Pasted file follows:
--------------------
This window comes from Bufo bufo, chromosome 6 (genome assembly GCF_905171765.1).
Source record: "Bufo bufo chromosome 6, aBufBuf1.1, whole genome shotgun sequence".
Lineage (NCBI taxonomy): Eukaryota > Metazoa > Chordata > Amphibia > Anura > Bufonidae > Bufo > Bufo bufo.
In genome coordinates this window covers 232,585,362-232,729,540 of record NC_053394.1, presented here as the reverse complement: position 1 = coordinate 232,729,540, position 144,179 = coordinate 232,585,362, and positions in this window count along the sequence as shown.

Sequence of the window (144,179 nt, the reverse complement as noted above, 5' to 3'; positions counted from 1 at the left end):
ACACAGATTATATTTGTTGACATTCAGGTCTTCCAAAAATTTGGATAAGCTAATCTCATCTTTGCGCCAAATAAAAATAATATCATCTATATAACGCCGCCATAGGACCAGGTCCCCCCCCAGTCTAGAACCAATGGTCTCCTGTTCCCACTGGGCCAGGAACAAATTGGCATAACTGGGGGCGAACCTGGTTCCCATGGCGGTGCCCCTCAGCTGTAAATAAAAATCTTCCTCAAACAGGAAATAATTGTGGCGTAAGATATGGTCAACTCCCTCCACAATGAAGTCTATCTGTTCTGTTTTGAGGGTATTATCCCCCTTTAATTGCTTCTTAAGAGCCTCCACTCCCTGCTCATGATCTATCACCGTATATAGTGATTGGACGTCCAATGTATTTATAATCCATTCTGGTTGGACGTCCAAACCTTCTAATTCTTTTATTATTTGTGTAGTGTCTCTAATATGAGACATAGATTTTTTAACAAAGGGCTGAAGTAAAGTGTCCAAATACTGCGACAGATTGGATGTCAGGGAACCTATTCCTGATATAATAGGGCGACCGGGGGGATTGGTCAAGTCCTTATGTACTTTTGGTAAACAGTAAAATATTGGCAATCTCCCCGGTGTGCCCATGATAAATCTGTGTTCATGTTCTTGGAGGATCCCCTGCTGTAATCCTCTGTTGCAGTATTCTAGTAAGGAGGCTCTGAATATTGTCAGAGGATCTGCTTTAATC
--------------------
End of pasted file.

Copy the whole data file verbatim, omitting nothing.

This window comes from Bufo bufo, chromosome 6 (genome assembly GCF_905171765.1).
Source record: "Bufo bufo chromosome 6, aBufBuf1.1, whole genome shotgun sequence".
Lineage (NCBI taxonomy): Eukaryota > Metazoa > Chordata > Amphibia > Anura > Bufonidae > Bufo > Bufo bufo.
In genome coordinates this window covers 232,585,362-232,729,540 of record NC_053394.1, presented here as the reverse complement: position 1 = coordinate 232,729,540, position 144,179 = coordinate 232,585,362, and positions in this window count along the sequence as shown.

Sequence of the window (144,179 nt, the reverse complement as noted above, 5' to 3'; positions counted from 1 at the left end):
ACACAGATTATATTTGTTGACATTCAGGTCTTCCAAAAATTTGGATAAGCTAATCTCATCTTTGCGCCAAATAAAAATAATATCATCTATATAACGCCGCCATAGGACCAGGTCCCCCCCCAGTCTAGAACCAATGGTCTCCTGTTCCCACTGGGCCAGGAACAAATTGGCATAACTGGGGGCGAACCTGGTTCCCATGGCGGTGCCCCTCAGCTGTAAATAAAAATCTTCCTCAAACAGGAAATAATTGTGGCGTAAGATATGGTCAACTCCCTCCACAATGAAGTCTATCTGTTCTGTTTTGAGGGTATTATCCCCCTTTAATTGCTTCTTAAGAGCCTCCACTCCCTGCTCATGATCTATCACCGTATATAGTGATTGGACGTCCAATGTATTTATAATCCATTCTGGTTGGACGTCCAAACCTTCTAATTCTTTTATTATTTGTGTAGTGTCTCTAATATGAGACATAGATTTTTTAACAAAGGGCTGAAGTAAAGTGTCCAAATACTGCGACAGATTGGATGTCAGGGAACCTATTCCTGATATAATAGGGCGACCGGGGGGATTGGTCAAGTCCTTATGTACTTTTGGTAAACAGTAAAATATTGGCAATCTCCCCGGTGTGCCCATGATAAATCTGTGTTCATGTTCTTGGAGGATCCCCTGCTGTAATCCTCTGTTGCAGTATTCTAGTAAGGAGGCTCTGAATATTGTCAGAGGATCTGCTTTAATC